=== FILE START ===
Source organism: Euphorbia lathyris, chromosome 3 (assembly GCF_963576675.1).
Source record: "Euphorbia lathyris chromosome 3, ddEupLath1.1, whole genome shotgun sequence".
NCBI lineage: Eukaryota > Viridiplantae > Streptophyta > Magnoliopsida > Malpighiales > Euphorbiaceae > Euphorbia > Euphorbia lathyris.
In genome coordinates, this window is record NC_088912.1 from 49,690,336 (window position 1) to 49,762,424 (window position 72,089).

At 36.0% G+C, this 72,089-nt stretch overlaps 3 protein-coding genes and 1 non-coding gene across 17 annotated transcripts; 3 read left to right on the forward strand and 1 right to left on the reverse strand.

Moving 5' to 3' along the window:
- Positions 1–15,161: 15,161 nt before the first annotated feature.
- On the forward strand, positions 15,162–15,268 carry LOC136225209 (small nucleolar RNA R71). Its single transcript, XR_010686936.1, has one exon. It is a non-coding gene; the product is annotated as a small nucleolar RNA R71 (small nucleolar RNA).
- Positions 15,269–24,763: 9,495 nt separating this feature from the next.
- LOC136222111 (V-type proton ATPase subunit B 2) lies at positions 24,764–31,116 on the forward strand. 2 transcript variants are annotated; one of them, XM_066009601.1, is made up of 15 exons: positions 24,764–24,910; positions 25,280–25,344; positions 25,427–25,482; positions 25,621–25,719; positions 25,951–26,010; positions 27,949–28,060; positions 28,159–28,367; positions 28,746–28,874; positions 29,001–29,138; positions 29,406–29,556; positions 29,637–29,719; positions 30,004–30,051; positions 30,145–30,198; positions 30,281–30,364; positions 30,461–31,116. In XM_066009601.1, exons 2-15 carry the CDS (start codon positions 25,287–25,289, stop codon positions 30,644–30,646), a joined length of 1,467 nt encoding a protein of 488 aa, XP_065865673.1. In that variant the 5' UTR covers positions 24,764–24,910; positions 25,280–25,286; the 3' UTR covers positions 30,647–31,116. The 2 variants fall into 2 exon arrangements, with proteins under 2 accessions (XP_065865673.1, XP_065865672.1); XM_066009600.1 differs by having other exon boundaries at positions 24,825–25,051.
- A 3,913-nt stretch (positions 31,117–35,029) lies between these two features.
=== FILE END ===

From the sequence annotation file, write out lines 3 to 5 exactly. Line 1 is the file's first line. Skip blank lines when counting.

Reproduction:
NCBI lineage: Eukaryota > Viridiplantae > Streptophyta > Magnoliopsida > Malpighiales > Euphorbiaceae > Euphorbia > Euphorbia lathyris.
In genome coordinates, this window is record NC_088912.1 from 49,690,336 (window position 1) to 49,762,424 (window position 72,089).

At 36.0% G+C, this 72,089-nt stretch overlaps 3 protein-coding genes and 1 non-coding gene across 17 annotated transcripts; 3 read left to right on the forward strand and 1 right to left on the reverse strand.